From: Kenneth Van Oost (firstname.lastname@example.org)
Date: Sat 26 Feb 2005 - 15:46:21 GMT
----- Original Message -----
From: Agner Fog
Homosexual behavior can of course be a side effect of heterosexual behavior when an opposite-sex partner is not available. But the animal should always prefer an opposite sex partner unless the homosexual behavior has some adaptive function other than breeding. This function may be to practice sexual skills without being pregnant, or it may be to form alliances, or whatever.
_Yes, Japanese scientists found homosexual penguins in zoo's and aquaria in Tokio.
The behavior of the male population seem to be introduced by the lack of females.
The investigation of the Japanese group brought up 20 homosexual paires in 16 different
locations around Tokio.
They concluded that the animals searched for sexual contact by their own gender because
finding suitable females was a hard job to do.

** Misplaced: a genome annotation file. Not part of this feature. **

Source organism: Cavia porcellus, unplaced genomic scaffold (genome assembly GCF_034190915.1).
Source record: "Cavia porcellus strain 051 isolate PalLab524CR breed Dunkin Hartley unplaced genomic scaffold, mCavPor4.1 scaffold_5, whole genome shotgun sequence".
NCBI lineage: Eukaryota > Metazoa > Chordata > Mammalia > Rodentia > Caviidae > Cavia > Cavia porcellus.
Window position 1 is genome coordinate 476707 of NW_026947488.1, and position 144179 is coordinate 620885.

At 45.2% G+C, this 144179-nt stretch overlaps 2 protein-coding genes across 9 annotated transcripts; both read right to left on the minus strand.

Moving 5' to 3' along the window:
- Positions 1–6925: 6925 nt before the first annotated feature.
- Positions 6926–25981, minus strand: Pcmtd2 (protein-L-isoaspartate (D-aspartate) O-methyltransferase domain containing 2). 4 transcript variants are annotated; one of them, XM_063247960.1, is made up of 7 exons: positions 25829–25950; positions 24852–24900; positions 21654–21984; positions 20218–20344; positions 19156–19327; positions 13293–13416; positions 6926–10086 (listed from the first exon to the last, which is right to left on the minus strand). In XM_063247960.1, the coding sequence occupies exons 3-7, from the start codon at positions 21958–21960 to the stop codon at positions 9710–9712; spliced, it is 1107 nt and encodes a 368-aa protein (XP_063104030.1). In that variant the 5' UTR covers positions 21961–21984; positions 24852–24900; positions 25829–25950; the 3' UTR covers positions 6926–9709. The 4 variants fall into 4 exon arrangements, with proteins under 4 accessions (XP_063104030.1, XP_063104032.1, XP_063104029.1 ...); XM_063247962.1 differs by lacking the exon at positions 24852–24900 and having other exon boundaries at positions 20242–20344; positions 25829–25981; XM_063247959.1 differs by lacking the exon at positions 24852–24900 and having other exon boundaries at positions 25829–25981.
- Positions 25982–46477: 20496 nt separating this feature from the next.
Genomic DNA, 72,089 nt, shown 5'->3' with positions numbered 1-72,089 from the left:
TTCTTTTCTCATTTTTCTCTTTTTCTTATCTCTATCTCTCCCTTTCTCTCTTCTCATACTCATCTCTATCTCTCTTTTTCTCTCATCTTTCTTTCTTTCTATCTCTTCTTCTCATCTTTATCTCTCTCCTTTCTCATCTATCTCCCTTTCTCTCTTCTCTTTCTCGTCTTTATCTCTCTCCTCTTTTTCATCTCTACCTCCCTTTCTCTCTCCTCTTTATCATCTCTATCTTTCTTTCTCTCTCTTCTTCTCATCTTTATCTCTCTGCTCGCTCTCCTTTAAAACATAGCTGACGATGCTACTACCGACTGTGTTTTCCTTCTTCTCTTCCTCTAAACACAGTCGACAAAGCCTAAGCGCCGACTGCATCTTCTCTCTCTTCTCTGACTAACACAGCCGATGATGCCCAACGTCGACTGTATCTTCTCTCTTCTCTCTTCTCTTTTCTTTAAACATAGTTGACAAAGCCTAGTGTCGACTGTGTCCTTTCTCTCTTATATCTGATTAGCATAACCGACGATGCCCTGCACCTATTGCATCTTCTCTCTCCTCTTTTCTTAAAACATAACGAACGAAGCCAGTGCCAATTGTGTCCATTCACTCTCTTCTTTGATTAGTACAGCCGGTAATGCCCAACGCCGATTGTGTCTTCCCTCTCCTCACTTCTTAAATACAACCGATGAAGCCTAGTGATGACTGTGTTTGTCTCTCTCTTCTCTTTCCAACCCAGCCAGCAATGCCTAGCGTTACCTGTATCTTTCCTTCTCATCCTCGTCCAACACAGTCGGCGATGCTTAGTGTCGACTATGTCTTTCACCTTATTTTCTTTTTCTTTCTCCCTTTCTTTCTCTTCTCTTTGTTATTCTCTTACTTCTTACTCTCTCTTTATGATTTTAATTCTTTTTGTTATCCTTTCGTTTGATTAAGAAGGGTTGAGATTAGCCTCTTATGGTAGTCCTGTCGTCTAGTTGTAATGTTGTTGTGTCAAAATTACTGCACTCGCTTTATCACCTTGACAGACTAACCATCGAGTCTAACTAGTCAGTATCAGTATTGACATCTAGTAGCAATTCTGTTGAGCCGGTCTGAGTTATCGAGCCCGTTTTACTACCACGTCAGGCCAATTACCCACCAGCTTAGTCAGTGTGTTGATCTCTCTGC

The scientists stress yet their findings by saying that it isn 't clear that homosexual behavior
is more common by animals in captivity or less in nature.
Now they conduct a survey to find out, by introducing more females within the group if
the specific behavior will stand the test of time or will disappear.
_ Four penguins from Sweden have been giving the hard job to seduce the Humboltpen-
guins of the zoo of Bremershaven. Just after a recent (sic) DNA search, the directorboard
found out that 3 of the 5 pairs were homosexual.
Specialists however found that homosexual pairs in the animalworld aren' t that easy to
seperate. For cases like these, a precautionary measure have been taken, from Sweden
also 2 more male animals were introduced so that all females got their choise to pick.
But the zoo of Bremershaven isn 't that great in doing its job, Kralli was for years the
public number one and was male until the day " he " lag an egg..... (sic(k))
Kralli tendency for younger partners was the cause for many quarrels around the bend.
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